And now I wanna try quaaludes. Dammit, I'm not even into drugs but that's how much this movie glamorizes them! (As for banging whores...that sounds exhausting. As for owning a mansion, Lamborghini, yacht, helicopter...that sounds like a lot of upkeep. But doing quaaludes--that looks like fun!)

And yeah, there are ways of analyzing it that makes it not-so-bad. Primarily that Scorsese is holding a mirror up to Belfort--and the society that created him. So take that anger you feel at the movie and turn it on Belfort, turn it on Wall Street (there's an argument to be made that the title refers not to Belfort but to the "Wolf" that is Wall Street,) turn it on America (there's a wonderfully pointed scene where Belfort waxes rhapsodical about how his firm--Stratton-Oakmont--is the embodiment of the American dream.) But you know's also perfectly fine to turn it on Scorsese. I mean, he made the damn movie and intentionally ignored the actual victims who, remember, exist in real life. And I understand he's telling the story from Belfort's point of view, so ignoring the victims is a reflection of that. But if you show the FBI agent who took him down riding the subway home, you can devote a minute or two to the victims (counter-thought: maybe he doesn't actually ride the subway, if the whole film is Belfort's P.O.V., maybe it's Belfort imagining that he takes the subway when in fact he drives a reasonably nice car.)

Or, I don't know, maybe you can just fantasize about being obscenely rich and enjoy all the naked ladies on screen.

Running Time: 180 minutes
My Total Minutes: 347,315

Tuesday, January 14, 2014

Jason goes to Niles for a Laurel and Hardy Talkie...ish Matinee

So normally the second Sunday of every month is a Laurel and Hardy Talkie Matinee at the Niles Essanay Silent Film Museum. But last Sunday was a special event--Laurel and Hardy and Our Gang shorts that bridged the end of the silent era and the beginning of talkies. So these films were made as silents, then had a soundtrack of music and sound effects added later.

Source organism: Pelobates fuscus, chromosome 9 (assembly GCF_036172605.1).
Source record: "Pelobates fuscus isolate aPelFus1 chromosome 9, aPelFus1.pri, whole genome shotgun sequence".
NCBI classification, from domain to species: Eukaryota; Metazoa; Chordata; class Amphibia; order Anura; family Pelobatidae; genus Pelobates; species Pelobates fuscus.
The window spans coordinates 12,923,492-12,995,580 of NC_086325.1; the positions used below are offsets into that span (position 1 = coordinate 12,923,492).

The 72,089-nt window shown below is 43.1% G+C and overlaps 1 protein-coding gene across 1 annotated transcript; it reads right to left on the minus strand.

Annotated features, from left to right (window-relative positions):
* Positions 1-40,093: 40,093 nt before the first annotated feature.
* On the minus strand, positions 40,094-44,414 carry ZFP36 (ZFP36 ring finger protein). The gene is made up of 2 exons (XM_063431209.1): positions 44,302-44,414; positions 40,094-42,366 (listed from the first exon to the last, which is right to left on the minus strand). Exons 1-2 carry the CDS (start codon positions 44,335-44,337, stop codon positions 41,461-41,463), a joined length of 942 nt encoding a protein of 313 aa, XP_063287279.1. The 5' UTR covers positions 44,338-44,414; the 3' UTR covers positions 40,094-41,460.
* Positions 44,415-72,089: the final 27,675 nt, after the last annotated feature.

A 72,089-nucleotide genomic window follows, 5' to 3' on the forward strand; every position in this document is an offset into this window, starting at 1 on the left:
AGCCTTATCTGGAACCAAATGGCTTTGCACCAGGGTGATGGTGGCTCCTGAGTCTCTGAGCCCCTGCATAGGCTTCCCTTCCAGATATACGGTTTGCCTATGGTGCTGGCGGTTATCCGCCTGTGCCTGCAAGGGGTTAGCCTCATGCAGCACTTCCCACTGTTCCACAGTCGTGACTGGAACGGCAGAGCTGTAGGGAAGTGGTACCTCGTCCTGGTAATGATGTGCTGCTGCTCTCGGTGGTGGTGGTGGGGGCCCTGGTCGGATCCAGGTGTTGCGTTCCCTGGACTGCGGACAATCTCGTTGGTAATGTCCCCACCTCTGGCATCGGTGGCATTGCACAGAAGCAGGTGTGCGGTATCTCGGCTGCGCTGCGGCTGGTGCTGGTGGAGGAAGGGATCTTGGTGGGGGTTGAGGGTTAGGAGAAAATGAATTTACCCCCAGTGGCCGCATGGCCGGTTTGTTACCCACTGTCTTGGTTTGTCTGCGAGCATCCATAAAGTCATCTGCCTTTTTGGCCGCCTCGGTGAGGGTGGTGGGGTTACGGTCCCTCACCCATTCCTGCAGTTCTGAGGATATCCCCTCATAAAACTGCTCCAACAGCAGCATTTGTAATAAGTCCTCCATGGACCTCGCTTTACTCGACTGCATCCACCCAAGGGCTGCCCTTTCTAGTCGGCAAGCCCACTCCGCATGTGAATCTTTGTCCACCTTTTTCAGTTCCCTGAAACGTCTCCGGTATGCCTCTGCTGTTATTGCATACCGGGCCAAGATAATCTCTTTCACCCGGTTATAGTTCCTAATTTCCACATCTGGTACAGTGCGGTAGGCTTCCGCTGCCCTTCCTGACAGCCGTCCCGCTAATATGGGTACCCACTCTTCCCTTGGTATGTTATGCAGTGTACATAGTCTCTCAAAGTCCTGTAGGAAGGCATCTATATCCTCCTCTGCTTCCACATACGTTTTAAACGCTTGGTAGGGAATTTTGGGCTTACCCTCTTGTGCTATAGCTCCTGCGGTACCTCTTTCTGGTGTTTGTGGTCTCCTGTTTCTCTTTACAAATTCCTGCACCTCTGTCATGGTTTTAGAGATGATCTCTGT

THE SPANKING AGE (1928): Our Gang's Mary Ann and Wheezer get in trouble for stealing (and wrecking) a cake. Then they decide to have a secret party with the whole gang while their stepmother is out. But...they screw up the recipe of the cake and put alum in it instead of flour, leading to a lot of sour faces.

HABEAS CORPUS (1928): As I said when I saw the silent version back in October:
The Boys, Laurel and Hardy are hired by a scientist to help with his experiments. Problem number one--the scientist is completely loony-tunes crazy. Problem number 2--he hired Laurel and Hardy to go dig up a corpse from the local cemetery. Maybe times were just different then, or maybe L&H are geniuses who can wring a heck of a lot of humor from such a macabre setup. In any case, it was hilarious.
Then a short intermission, and the final two shorts.

SATURDAY'S LESSON (1929): As I said when I saw the silent version back in...2008 (wow, and it still seemed familiar):
(One of?) the last "Our Gang" silents, before they went all talkie. The gang doesn't want to do chores on Saturday morning. But a guy in a devil costume teaches them a lesson. Maybe a little too well, in fact.
WRONG AGAIN (1929): As I said when I saw the silent version back in 2010:
And we end with the boys, Laurel and Hardy. They work in the stables, and hear news that The Blue Boy has been stolen. There's a $5,000 reward for its return. Which is good news, because they know exactly where Blue Boy is. Too bad they don't know that the reward is for the famous painting, not a race horse named Blue Boy. Particularly funny when the owner (who's in the bath) tells them to just put it on the piano.